Another timeless monochrome from India and from long ago, so scanned from film.
It was taken in a tiny village called Aihole in Karnataka State which is blessed with the remains of dozens of temples from the sixth and seventh centuries.
This bike repair shed serves a rural community, and perhaps doesn’t get as much passing trade as the liquor store just up the street, but the condition of the roads must cause quite a few punctures and bent wheels.
This is a simple scene, but telling. The barefoot boatmen wade through the detritus on the river bank. A string of beads lies in the water, maybe carried downstream from the funeral ghats just up river. The decaying brickwork and the old boat showing that entropy is having its way.
A scene on the river Ganges, The Ganga, Varanasi, Uttar Pradesh, India.
Hmmm, it ain’t sharp, but it sure is moody.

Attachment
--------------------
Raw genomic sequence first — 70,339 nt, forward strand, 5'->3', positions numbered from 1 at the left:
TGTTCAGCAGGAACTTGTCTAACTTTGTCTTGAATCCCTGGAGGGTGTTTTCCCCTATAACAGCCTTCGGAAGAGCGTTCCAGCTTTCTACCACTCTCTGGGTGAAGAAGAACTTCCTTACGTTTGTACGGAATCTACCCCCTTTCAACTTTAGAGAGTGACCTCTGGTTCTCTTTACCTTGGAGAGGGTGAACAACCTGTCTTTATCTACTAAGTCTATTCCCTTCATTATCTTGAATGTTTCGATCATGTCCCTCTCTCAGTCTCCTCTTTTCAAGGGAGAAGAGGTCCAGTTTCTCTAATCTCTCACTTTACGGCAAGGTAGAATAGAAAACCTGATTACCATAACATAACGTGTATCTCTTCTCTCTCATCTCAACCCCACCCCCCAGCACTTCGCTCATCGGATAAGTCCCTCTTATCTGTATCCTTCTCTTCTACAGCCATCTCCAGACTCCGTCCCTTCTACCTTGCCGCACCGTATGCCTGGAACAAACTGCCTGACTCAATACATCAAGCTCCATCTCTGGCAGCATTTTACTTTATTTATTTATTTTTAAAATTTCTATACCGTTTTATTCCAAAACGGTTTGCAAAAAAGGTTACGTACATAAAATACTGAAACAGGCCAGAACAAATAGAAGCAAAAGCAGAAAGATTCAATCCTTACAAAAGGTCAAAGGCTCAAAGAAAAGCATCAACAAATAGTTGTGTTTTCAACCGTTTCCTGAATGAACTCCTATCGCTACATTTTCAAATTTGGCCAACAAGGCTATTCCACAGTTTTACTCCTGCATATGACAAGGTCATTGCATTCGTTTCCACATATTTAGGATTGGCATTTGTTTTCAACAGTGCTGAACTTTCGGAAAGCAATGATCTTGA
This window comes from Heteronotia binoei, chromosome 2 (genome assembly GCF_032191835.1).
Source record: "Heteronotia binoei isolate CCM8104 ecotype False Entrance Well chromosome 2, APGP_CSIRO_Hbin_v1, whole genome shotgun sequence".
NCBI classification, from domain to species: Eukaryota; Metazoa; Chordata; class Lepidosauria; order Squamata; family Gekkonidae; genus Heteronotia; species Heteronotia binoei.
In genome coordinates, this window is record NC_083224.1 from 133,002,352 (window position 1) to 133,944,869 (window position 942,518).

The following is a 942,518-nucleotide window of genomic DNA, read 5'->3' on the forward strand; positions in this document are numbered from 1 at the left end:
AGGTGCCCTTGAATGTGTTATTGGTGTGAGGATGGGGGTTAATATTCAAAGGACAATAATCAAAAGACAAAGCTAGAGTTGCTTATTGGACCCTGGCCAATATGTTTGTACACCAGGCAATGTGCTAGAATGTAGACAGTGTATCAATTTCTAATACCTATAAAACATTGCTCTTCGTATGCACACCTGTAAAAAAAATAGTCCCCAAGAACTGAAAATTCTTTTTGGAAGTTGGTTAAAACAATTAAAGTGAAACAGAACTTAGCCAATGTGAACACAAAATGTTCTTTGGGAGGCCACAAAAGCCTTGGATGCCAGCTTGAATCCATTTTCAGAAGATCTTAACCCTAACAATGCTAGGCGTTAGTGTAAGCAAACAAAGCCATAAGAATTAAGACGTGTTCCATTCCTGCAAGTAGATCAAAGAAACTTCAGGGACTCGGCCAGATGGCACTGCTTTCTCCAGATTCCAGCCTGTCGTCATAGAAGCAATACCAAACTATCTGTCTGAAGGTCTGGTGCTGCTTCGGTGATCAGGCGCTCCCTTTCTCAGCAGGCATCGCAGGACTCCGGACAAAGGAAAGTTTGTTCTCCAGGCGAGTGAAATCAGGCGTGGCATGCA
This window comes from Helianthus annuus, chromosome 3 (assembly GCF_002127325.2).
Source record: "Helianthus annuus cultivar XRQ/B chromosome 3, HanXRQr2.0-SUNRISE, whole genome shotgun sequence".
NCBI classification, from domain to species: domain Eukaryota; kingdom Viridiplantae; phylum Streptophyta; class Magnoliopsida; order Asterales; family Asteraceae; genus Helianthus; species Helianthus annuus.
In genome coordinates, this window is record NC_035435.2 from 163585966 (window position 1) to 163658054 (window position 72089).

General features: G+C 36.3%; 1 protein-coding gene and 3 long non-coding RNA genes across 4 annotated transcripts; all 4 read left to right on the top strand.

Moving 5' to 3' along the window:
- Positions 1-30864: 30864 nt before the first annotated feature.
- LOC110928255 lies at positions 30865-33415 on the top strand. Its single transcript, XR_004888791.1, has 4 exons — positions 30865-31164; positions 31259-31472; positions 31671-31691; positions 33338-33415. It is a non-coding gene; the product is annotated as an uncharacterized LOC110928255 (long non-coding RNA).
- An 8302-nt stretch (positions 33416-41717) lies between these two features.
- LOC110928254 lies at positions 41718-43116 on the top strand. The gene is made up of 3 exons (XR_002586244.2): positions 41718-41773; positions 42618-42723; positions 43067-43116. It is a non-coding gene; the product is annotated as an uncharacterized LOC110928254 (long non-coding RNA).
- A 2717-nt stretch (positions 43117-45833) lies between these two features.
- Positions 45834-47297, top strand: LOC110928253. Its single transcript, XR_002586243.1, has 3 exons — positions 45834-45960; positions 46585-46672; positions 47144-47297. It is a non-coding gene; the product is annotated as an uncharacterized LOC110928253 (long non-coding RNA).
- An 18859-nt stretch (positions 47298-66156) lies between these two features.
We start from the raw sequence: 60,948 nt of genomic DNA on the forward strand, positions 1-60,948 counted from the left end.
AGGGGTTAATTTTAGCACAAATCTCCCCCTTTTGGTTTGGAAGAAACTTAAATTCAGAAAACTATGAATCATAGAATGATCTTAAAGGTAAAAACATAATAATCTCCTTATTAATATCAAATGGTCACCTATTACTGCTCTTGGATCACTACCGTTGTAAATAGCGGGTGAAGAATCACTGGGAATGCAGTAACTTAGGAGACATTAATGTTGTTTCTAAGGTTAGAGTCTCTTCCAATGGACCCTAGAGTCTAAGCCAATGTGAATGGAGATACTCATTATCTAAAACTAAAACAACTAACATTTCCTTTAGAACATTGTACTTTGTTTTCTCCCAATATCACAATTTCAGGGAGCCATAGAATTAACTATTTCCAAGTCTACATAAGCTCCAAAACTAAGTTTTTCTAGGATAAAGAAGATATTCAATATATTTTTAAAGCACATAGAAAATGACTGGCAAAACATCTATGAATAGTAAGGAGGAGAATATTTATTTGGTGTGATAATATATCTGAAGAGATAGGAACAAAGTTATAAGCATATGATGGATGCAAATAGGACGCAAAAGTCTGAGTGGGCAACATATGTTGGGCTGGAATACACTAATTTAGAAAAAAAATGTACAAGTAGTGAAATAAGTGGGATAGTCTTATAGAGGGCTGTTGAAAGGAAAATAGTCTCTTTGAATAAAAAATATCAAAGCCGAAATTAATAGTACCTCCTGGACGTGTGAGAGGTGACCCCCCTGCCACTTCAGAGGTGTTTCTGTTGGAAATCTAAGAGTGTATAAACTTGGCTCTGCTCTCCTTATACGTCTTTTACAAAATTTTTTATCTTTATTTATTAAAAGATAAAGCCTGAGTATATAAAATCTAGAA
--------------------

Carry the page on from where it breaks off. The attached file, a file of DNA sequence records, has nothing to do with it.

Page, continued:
I like moody, even better than sharp.
Fort Cochin, Kerala, India.
Best Baguettes in Adelaide so they say.
A market hall, though I think in the district of Glenelm because we visited a fairground there in the evening. Nice city is Adelaide.
After the shock of celebrating my birthday yesterday with a picture in technicolor, here we are back to another truly exciting and memorable monochrome.
Perhaps the title for this one should be ‘Peanuts for Peanuts’.
A street scene captured in Varanasi, Uttar Pradesh. It’s sometimes difficult to read peoples reactions to having their picture taken.
Is it suspicion, fear, annoyance? Does he think that he’s been caught out?
I’m pretty sure that I would feel all of those and more….
Do we have the right to intrude? Should we reserve the right for people to see only our good side, or should we use our camera to catalogue and record even the negative and less than ideal conditions? I almost decided to delete this picture.
But life can be dour…..
A street portrait taken in Glasgow.
I like how working in monochrome encourages a more formal and studied approach to picture making. Balancing the tones and cropping to enhance the formal elements of placement and division is a very satisfying activity. The unruly diagonals always add a touch of tension, don’t you think?